CAA News Today

CAA 2012 Call for ParticipationThe 100th Annual Conference in Los Angeles—which concludes CAA’s Centennial year—takes place February 22–25, 2012. Listing more than one hundred sessions, the 2012 Call for Participation will arrive in the mailboxes of all individual and institutional members in March; you can also download a PDF of the twenty-four-page document from the CAA website immediately.

The 2012 Call for Participation describes many of next year’s panels and presentations. CAA and session chairs invite your participation: please follow the instructions in the booklet to submit a proposal for a paper. This publication also includes a call for Poster Session proposals and describes the eleven Open Forms sessions.

The deadline for proposals of papers and presentations for the Los Angeles conference is Monday, May 2, 2011.

In addition to dozens of wide-ranging panels on art history, studio art, contemporary issues, and professional and educational practices, CAA conference attendees can expect participation from many area schools, museums, galleries, and other institutions. The Los Angeles Convention Center is the conference headquarters, holding most sessions and panels, Career Services and the Book and Trade Fair, receptions and special events, and more.

The chairs of a session for the 2011 CAA Annual Conference—Debora Silverman of the University of California, Los Angeles, and Sarah Thornton, author of Seven Days in the Art World—seek proposals of papers for a panel called “Prophet/Profit: The Famous Case of Damien Hirst.”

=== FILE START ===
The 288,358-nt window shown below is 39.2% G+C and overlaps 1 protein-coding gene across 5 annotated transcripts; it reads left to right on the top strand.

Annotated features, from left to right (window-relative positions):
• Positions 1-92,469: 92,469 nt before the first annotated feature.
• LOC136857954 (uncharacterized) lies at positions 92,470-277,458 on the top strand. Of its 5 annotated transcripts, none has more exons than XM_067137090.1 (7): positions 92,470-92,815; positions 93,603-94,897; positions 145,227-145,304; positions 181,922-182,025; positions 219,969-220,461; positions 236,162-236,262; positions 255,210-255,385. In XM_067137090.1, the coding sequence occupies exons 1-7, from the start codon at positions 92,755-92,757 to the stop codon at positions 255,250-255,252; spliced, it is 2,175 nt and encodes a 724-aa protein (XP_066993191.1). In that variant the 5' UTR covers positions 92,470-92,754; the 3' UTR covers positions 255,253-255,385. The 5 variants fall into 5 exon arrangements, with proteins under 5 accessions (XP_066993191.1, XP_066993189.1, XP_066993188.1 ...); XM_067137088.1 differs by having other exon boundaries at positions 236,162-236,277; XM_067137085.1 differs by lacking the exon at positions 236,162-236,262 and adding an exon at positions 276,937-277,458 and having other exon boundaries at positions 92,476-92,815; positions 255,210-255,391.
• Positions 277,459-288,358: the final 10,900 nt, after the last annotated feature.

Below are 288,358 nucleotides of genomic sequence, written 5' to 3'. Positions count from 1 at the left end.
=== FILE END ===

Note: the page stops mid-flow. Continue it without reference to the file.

Damien Hirst has garnered more global media attention and appears to have amassed more wealth than any other living artist. His work has transformed the relationship of artist and auction house and punctuated the halls of the Metropolitan Museum of Art and the Rijksmuseum. But what is Hirst’s place in art history? The scholarship on Hirst is thin on the ground compared to the miles of copy devoted to him in the popular press. We invite papers that address any aspect of his artistic practice, including its forms, themes, biographical issues, and socioeconomics. Silverman will present a paper entitled “Marketing Thanatos,” linking the violence of Hirst’s artworks to a range of historical sources from the Psalms to Joseph Conrad’s Heart of Darkness. Thornton, a regular contributor to the Economist, will compare Hirst’s artistic and marketing strategies to those of Andy Warhol and other artists who work as “creative directors.” Thomas Crow of the Institute of Fine Arts, New York University, will act as the discussant. We are keen to be joined by scholars representing a range of perspectives.

When crafting your proposal, please follow the guidelines established in the 2011 Call for Participation. Send your proposal to both Silverman and Thornton. Deadline: September 17, 2010.

The 99th Annual Conference in New York—which kicks off CAA’s centennial year—takes place February 9–12, 2011. Listing more than 120 sessions, the 2011 Call for Participation arrived in the mailboxes of all CAA members earlier this month; you can also download a PDF of the publication from the CAA website immediately.

This publication describes many of next year’s panels and presentations. CAA and session chairs invite your participation: please follow the instructions in the booklet to submit a proposal for a paper. This publication also includes a call for Poster Session proposals and describes the Open Forms sessions.